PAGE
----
The following hip opening yoga poses are a must for keeping the lower body healthy and limber.

Warrior I and Crescent Lunge for the Hip Flexors

The psoas muscles, located along the front crease of the hips, are the powerful muscles that give winter athletes control, stability and strength. When they are tight, the low back suffers and as a result, injury can occur.

Yoga poses that stretch the psoas muscles are warrior one and crescent lunge. Similar to a runner’s lunge, these poses extend the front of the hip, giving those mighty hip flexors a dose of elasticity. For best results, be sure to tuck your tailbone under slightly.


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3 Yoga Poses for Pain Free Snow Shoveling

Just like a tough weightlifting routine at the gym, shoveling snow is also hard work. Treat it as you would any hardcore yet safe and effective workout and you will gain the benefits just as you would a carefully designed exercise program.

The following yoga poses and shoveling tips can help keep you strong, fit and protect your body from injury when the sidewalk is knee-deep in snow.

Recline Twist

A flexible spine is a healthy spine, especially when it comes to shoveling heavy snow. Practice this twist before and after shoveling.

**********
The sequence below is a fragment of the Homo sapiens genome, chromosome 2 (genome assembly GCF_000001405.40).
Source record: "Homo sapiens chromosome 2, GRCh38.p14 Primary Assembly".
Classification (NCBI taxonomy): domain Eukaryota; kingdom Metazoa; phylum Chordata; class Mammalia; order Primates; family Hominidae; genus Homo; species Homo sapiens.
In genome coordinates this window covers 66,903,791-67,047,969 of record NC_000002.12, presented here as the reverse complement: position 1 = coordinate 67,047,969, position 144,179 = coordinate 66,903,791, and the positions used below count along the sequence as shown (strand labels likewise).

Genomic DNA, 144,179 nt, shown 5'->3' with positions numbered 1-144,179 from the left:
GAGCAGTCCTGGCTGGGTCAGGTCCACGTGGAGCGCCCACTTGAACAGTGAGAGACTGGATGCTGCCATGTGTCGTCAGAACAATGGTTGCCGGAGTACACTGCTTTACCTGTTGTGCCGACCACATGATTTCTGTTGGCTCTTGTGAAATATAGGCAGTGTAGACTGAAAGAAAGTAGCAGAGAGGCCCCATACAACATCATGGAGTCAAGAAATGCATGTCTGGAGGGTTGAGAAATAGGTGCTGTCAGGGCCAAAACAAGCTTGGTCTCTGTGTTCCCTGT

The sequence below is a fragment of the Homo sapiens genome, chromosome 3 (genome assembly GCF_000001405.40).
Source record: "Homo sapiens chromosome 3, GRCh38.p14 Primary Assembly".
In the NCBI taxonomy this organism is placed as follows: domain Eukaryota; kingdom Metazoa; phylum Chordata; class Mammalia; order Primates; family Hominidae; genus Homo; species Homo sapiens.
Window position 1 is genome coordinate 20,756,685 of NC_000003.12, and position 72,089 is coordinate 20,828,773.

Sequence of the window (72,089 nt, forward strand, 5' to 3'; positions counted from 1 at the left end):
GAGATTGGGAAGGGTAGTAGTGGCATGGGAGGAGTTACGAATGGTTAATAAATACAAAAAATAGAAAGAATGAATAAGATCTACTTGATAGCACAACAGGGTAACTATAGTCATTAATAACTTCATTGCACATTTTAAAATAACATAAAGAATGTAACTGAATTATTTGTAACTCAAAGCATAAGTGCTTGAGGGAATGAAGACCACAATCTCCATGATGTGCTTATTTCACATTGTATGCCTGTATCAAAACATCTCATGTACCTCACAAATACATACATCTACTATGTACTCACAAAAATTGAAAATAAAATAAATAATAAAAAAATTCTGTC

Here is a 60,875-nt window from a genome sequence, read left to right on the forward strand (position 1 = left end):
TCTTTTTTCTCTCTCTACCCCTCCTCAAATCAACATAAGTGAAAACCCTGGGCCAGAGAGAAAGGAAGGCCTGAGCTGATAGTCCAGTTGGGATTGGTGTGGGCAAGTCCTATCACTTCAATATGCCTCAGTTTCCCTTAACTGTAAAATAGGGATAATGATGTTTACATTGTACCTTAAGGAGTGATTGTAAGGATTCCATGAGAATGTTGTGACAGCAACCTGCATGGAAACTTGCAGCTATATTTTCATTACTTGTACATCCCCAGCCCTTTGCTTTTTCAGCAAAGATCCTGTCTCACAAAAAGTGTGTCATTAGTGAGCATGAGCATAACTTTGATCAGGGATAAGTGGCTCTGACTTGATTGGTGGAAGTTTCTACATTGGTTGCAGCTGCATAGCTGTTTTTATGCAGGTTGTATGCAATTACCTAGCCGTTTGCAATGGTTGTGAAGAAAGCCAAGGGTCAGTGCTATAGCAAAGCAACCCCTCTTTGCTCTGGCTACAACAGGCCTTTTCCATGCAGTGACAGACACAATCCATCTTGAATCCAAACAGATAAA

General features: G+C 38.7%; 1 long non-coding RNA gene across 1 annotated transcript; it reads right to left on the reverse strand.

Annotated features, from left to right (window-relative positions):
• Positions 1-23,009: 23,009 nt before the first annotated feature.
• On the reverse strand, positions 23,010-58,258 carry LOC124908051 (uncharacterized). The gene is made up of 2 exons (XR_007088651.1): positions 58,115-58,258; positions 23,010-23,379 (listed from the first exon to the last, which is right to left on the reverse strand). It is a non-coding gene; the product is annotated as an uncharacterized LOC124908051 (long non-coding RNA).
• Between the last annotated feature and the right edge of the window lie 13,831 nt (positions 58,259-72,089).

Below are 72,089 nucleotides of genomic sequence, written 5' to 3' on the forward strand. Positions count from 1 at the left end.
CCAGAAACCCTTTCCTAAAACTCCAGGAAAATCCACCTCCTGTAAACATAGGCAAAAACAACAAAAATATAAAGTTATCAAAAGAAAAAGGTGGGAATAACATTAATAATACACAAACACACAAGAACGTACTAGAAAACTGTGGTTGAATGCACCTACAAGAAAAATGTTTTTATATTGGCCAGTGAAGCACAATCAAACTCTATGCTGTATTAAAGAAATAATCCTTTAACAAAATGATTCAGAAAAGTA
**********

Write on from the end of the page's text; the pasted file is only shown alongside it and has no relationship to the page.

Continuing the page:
Lie down on your back with your right knee pulled into your chest and your left leg extended on the floor. Reach for your right knee with your left hand and roll onto your left hip. Extend your right arm out to the side. Hold for 10 deep breaths and switch sides.


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Guided Imagery to Survive the Dark Days of Winter

It is estimated that at least 6 out of 100 people suffer from some type of light deficient depression during the dark days of winter, but turning your clock back an hour doesn’t have to leave you in the dark. If sunshine on your shoulders makes you happy and being starved for daylight puts you in a funk, imagining the sun can be the next best thing to keep your spirits up this winter.